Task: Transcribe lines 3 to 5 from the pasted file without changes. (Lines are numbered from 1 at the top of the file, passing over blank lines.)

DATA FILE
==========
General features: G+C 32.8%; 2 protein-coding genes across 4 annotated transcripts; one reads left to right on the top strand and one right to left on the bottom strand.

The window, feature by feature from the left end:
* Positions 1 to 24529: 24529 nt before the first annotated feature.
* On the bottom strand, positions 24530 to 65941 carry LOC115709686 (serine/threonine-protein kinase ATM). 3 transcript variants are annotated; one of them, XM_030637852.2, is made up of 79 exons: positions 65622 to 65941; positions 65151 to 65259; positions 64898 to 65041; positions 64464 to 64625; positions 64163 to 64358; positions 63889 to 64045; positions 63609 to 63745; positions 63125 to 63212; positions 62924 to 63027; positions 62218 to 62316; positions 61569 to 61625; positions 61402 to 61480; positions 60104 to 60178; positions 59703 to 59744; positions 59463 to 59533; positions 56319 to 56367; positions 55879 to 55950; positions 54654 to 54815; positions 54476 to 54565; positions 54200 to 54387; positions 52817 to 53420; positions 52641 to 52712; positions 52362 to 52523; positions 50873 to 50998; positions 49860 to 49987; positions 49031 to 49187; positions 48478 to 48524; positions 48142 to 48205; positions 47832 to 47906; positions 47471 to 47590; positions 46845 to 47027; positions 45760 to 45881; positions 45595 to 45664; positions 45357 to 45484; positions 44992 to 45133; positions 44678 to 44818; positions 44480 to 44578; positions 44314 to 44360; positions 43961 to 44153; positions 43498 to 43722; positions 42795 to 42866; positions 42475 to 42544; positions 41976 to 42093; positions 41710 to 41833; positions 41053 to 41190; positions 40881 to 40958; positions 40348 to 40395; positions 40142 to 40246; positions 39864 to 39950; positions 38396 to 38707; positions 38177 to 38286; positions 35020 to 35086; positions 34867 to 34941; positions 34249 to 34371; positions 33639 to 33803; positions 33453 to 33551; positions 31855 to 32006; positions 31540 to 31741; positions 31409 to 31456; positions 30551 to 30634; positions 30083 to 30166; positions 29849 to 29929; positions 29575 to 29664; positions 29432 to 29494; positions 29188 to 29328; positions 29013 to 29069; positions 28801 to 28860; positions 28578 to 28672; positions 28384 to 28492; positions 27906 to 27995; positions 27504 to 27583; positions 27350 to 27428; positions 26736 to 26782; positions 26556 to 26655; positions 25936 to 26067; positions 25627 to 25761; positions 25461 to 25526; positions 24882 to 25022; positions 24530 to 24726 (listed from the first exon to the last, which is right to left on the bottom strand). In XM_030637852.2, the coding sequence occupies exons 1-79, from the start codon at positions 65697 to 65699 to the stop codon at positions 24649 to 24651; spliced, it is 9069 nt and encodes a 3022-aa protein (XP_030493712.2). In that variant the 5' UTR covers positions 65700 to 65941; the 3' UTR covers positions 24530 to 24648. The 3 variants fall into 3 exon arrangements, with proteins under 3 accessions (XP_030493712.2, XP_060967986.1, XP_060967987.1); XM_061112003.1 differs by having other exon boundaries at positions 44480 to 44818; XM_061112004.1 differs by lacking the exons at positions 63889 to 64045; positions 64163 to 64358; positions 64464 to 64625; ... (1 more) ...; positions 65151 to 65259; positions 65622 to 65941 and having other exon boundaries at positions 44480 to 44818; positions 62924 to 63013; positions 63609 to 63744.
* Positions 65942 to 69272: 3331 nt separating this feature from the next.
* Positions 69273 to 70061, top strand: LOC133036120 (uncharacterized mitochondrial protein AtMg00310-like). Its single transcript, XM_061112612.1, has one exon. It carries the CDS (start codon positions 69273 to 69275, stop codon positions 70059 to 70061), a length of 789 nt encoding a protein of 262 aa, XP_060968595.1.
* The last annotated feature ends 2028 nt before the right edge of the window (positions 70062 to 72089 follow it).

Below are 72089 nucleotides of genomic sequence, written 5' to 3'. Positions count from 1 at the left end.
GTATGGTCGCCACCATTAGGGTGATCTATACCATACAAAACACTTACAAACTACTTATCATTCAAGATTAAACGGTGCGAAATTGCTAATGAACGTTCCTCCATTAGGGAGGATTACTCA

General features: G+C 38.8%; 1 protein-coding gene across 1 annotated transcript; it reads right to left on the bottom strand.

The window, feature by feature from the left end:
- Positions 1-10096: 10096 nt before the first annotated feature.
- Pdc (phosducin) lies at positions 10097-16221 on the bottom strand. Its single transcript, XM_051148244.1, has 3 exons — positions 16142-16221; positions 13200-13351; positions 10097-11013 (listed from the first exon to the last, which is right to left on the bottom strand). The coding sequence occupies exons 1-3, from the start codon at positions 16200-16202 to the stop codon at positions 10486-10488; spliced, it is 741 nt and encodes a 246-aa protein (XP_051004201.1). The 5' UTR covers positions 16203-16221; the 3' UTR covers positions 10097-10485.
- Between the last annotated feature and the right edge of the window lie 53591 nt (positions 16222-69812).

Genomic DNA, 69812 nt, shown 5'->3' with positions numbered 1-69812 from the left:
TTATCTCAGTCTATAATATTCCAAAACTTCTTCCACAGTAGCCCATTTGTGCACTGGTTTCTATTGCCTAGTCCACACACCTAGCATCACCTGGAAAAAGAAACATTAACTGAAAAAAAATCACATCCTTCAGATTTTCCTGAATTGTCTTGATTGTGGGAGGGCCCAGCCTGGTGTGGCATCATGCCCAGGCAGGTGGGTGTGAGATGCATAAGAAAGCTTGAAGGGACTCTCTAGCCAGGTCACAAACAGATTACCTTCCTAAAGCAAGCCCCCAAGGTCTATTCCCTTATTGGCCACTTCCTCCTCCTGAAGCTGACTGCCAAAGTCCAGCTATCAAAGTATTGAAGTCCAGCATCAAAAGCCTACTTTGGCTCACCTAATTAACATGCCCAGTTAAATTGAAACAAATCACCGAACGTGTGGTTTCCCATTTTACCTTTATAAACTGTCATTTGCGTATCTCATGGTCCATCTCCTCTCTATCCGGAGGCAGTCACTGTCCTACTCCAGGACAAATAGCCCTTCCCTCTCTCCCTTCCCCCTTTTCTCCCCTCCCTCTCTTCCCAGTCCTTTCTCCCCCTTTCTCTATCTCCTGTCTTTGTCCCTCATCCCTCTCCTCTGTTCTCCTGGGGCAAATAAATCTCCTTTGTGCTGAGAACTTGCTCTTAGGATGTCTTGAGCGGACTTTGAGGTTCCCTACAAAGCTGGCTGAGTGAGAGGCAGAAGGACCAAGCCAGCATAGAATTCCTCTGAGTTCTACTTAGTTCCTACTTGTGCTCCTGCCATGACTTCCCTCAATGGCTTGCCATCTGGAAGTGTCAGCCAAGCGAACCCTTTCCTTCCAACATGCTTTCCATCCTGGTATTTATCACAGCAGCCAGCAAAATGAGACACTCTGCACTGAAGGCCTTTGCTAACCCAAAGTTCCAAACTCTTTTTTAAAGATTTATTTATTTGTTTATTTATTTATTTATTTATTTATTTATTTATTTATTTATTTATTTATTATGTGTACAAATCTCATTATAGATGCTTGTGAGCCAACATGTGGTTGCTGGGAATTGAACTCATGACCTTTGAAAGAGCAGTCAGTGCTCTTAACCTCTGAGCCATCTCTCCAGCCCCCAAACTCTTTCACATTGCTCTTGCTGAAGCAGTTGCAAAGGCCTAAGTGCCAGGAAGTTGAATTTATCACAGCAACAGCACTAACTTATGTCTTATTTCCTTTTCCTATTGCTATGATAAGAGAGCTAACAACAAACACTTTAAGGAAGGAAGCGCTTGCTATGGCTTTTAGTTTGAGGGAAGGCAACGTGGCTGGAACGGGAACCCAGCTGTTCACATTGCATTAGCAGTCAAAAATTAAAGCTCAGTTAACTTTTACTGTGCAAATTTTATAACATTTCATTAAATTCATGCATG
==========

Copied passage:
* Positions 1 to 24529: 24529 nt before the first annotated feature.
* On the bottom strand, positions 24530 to 65941 carry LOC115709686 (serine/threonine-protein kinase ATM). 3 transcript variants are annotated; one of them, XM_030637852.2, is made up of 79 exons: positions 65622 to 65941; positions 65151 to 65259; positions 64898 to 65041; positions 64464 to 64625; positions 64163 to 64358; positions 63889 to 64045; positions 63609 to 63745; positions 63125 to 63212; positions 62924 to 63027; positions 62218 to 62316; positions 61569 to 61625; positions 61402 to 61480; positions 60104 to 60178; positions 59703 to 59744; positions 59463 to 59533; positions 56319 to 56367; positions 55879 to 55950; positions 54654 to 54815; positions 54476 to 54565; positions 54200 to 54387; positions 52817 to 53420; positions 52641 to 52712; positions 52362 to 52523; positions 50873 to 50998; positions 49860 to 49987; positions 49031 to 49187; positions 48478 to 48524; positions 48142 to 48205; positions 47832 to 47906; positions 47471 to 47590; positions 46845 to 47027; positions 45760 to 45881; positions 45595 to 45664; positions 45357 to 45484; positions 44992 to 45133; positions 44678 to 44818; positions 44480 to 44578; positions 44314 to 44360; positions 43961 to 44153; positions 43498 to 43722; positions 42795 to 42866; positions 42475 to 42544; positions 41976 to 42093; positions 41710 to 41833; positions 41053 to 41190; positions 40881 to 40958; positions 40348 to 40395; positions 40142 to 40246; positions 39864 to 39950; positions 38396 to 38707; positions 38177 to 38286; positions 35020 to 35086; positions 34867 to 34941; positions 34249 to 34371; positions 33639 to 33803; positions 33453 to 33551; positions 31855 to 32006; positions 31540 to 31741; positions 31409 to 31456; positions 30551 to 30634; positions 30083 to 30166; positions 29849 to 29929; positions 29575 to 29664; positions 29432 to 29494; positions 29188 to 29328; positions 29013 to 29069; positions 28801 to 28860; positions 28578 to 28672; positions 28384 to 28492; positions 27906 to 27995; positions 27504 to 27583; positions 27350 to 27428; positions 26736 to 26782; positions 26556 to 26655; positions 25936 to 26067; positions 25627 to 25761; positions 25461 to 25526; positions 24882 to 25022; positions 24530 to 24726 (listed from the first exon to the last, which is right to left on the bottom strand). In XM_030637852.2, the coding sequence occupies exons 1-79, from the start codon at positions 65697 to 65699 to the stop codon at positions 24649 to 24651; spliced, it is 9069 nt and encodes a 3022-aa protein (XP_030493712.2). In that variant the 5' UTR covers positions 65700 to 65941; the 3' UTR covers positions 24530 to 24648. The 3 variants fall into 3 exon arrangements, with proteins under 3 accessions (XP_030493712.2, XP_060967986.1, XP_060967987.1); XM_061112003.1 differs by having other exon boundaries at positions 44480 to 44818; XM_061112004.1 differs by lacking the exons at positions 63889 to 64045; positions 64163 to 64358; positions 64464 to 64625; ... (1 more) ...; positions 65151 to 65259; positions 65622 to 65941 and having other exon boundaries at positions 44480 to 44818; positions 62924 to 63013; positions 63609 to 63744.
* Positions 65942 to 69272: 3331 nt separating this feature from the next.